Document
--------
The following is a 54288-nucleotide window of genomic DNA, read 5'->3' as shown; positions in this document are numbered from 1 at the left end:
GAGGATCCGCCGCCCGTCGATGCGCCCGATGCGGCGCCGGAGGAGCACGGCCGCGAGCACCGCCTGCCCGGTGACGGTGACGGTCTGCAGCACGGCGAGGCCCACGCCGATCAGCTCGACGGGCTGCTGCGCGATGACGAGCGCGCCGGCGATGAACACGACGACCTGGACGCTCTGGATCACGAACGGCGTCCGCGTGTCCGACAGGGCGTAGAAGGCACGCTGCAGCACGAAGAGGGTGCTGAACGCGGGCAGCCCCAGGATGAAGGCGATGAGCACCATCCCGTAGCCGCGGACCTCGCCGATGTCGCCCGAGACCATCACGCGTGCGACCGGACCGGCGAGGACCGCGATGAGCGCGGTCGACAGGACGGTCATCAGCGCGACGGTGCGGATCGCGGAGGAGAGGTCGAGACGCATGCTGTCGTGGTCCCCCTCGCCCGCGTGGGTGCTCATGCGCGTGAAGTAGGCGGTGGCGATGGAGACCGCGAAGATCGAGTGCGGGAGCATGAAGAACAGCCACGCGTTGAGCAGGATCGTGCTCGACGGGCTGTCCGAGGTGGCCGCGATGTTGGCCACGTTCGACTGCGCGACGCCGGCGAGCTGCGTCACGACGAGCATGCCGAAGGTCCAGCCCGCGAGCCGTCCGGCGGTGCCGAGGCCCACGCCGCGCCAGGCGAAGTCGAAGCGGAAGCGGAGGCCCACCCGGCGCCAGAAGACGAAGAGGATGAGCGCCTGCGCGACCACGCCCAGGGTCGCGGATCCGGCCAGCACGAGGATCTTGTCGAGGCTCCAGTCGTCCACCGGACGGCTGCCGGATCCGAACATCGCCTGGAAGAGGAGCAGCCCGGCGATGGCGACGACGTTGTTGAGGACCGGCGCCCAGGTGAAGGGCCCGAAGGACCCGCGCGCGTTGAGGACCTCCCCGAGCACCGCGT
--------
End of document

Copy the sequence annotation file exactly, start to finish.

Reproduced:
The following is a 54288-nucleotide window of genomic DNA, read 5'->3' as shown; positions in this document are numbered from 1 at the left end:
GAGGATCCGCCGCCCGTCGATGCGCCCGATGCGGCGCCGGAGGAGCACGGCCGCGAGCACCGCCTGCCCGGTGACGGTGACGGTCTGCAGCACGGCGAGGCCCACGCCGATCAGCTCGACGGGCTGCTGCGCGATGACGAGCGCGCCGGCGATGAACACGACGACCTGGACGCTCTGGATCACGAACGGCGTCCGCGTGTCCGACAGGGCGTAGAAGGCACGCTGCAGCACGAAGAGGGTGCTGAACGCGGGCAGCCCCAGGATGAAGGCGATGAGCACCATCCCGTAGCCGCGGACCTCGCCGATGTCGCCCGAGACCATCACGCGTGCGACCGGACCGGCGAGGACCGCGATGAGCGCGGTCGACAGGACGGTCATCAGCGCGACGGTGCGGATCGCGGAGGAGAGGTCGAGACGCATGCTGTCGTGGTCCCCCTCGCCCGCGTGGGTGCTCATGCGCGTGAAGTAGGCGGTGGCGATGGAGACCGCGAAGATCGAGTGCGGGAGCATGAAGAACAGCCACGCGTTGAGCAGGATCGTGCTCGACGGGCTGTCCGAGGTGGCCGCGATGTTGGCCACGTTCGACTGCGCGACGCCGGCGAGCTGCGTCACGACGAGCATGCCGAAGGTCCAGCCCGCGAGCCGTCCGGCGGTGCCGAGGCCCACGCCGCGCCAGGCGAAGTCGAAGCGGAAGCGGAGGCCCACCCGGCGCCAGAAGACGAAGAGGATGAGCGCCTGCGCGACCACGCCCAGGGTCGCGGATCCGGCCAGCACGAGGATCTTGTCGAGGCTCCAGTCGTCCACCGGACGGCTGCCGGATCCGAACATCGCCTGGAAGAGGAGCAGCCCGGCGATGGCGACGACGTTGTTGAGGACCGGCGCCCAGGTGAAGGGCCCGAAGGACCCGCGCGCGTTGAGGACCTCCCCGAGCACCGCGT